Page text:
• Born to Run Barefoot?

  • Sorting Through the Myths and Facts of Barefoot Running
  • By: Chas Gillespie
  • Narrated by: Kaleo Griffith
  • Length: 1 hr and 36 mins
  • 4.0 out of 5 stars (165 ratings)

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Born to Run Barefoot?  By  cover art

Born to Run Barefoot?

By: Chas Gillespie
Narrated by: Kaleo Griffith
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Publisher's Summary

Two million years ago, Africa: A skinny, long-limbed creature who walks on two legs, can’t sprint, and has no weapons turns away from his under-nourished friends, and runs down a much stronger antelope. Dinner. Over succeeding generations, this creature evolves into one of the best distance runners on the planet: the human being. Yet in the age of modernity, we find ourselves unable to run without more than half of us suffering injury. This book looks at the injury epidemic in running and what the barefoot running movement believes are the causes of injury. It analyzes the best-seller Born to Run, how human evolution has shaped our bodies, how modernity has warped those same bodies, and what barefoot running both got right and wrong. It concludes by giving practical advice to runners from the writer, a 2012 Olympic Trials qualifier in the marathon.

©2013 Chas Gillespie (P)2014 Audible Inc.

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Save time, read Born to Run again and skip this

What would have made Born to Run Barefoot? better?

The main problem with this book is that he misrepresents McDougall's advice in Born to Run. He Keep saying that McDougall is suggesting that we go out take off our shoes and start running barefoot. That simply is not true. In fact, McDougall was very clear that while he believes that the running method of the Tarahumara Indians is a more natural way to run, and much more likely to be injury free, to switch over to this style of running without a very deliberate, careful, and probably time-consuming effort would be foolish.

What could Chas Gillespie have done to make this a more enjoyable book for you?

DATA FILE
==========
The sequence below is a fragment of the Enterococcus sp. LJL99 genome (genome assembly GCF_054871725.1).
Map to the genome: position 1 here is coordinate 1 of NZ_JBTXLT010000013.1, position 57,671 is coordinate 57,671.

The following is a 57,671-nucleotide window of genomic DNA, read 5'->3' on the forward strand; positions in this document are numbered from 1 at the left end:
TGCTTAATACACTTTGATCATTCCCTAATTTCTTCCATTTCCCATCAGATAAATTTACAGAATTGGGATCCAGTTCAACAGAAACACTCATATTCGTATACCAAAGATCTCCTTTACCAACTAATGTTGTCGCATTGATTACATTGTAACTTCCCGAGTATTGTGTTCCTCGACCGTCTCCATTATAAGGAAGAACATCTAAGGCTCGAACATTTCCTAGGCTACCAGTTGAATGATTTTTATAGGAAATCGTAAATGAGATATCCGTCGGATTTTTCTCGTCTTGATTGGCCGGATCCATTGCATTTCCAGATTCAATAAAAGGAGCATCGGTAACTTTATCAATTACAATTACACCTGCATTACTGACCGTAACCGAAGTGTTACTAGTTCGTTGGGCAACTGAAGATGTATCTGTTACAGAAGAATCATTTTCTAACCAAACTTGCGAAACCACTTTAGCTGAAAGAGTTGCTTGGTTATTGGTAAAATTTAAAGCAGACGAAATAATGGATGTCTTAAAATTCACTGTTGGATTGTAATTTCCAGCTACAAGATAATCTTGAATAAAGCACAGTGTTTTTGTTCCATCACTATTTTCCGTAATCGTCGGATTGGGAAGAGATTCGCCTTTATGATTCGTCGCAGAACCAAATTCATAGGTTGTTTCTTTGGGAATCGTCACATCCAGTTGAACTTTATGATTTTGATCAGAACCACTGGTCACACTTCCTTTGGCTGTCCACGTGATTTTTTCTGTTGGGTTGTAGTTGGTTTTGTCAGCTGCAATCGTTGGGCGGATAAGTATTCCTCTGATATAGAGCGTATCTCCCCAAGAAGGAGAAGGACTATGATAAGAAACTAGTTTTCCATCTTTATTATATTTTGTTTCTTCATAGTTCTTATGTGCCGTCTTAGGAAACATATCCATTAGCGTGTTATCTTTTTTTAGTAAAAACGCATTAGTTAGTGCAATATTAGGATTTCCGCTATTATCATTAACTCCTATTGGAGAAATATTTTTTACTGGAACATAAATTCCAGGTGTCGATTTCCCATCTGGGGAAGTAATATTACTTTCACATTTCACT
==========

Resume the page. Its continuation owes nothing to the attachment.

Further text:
Gillespie did not present a good case against barefoot running. His science was almost nonexistent (except for anecdotal cases) and in those cases the problem was not the style of running but it was how the athletes who decided to adopt the style moved in to it too quickly. I felt the book was disconnected in that for a while it was about Born to Run, then it switched over to the sociology of running (to find fault again with McDougall's over romanticizing of the Tarahumara culture) and then spent a little bit of time explaining Gillespie's proposed methods of injury free running. Which, by the way, I would bet McDougall would agree with almost 100% since they were basically just everyday common sense ideas.

You didn’t love this book... but did it have any redeeming qualities?

The writing style is good it - keeps your interest. The narration is excellent. Too bad the content could not keep up.

Any additional comments?

If you are considering reading this book here's my advice, if you've not yet read Born to Run, read it and skip this book. If you've already read Born to Run, read it again and skip this book - you will get nothing new.

12 people found this helpful

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More of a critical opinion on "Born to Run"

The author seems to be out to get Chris McDougall for "Born to Run". Essentially this is a critical review of minimalist/barefoot running idea presented in "Born to Run", not a comprehensive review of barefoot running in general. It was interesting perspective at times, however the author took it upon himself to say that McDougall encouraged barefoot running, when in fact only one person in "Born to Run" was running barefoot and was often told to put shoes on. Barefoot running was only presented as a thing that "Barefoot Ted" did and some runners do and why they do it. McDougall himself ran in normal running shoes, and so did majority of the runners so this entire thing focusing on McDougall endorsing barefoot running was just unnecessary.

Last critique is that at the end the author gives very conventional advise to running "Take it easy, stretch, buy good shoes, have a coach". So, it seems the conclusion is - don't run barefoot, do what everyone else does.

I still recommend reading it, as I definitely took away several good points the author mentions in the middle of the book, like barefoot running may be natural but if you haven't done it your entire life, your body will suffer if you jump into it head first. The key is taking it easy and training and stretching your feet, legs, muscles to run barefoot very gradually, which should have been the conclusion here.

2 people found this helpful

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waste of time and money ....!!

Dont you think that we should live more like these tribes . We survive hundred of thousands of years without shoes and people ran . We couldn't survived as a specie without running barefoot so to say that barefoot running is a mistake is ignorant. Of course we should all start walking barefoot first . Our comfort = unhealthy life style is killing us !!

1 person found this helpful

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Short, but to the point.

I liked the author's approach of the subject. Very useful tips at the end of the book.

1 person found this helpful

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Very informational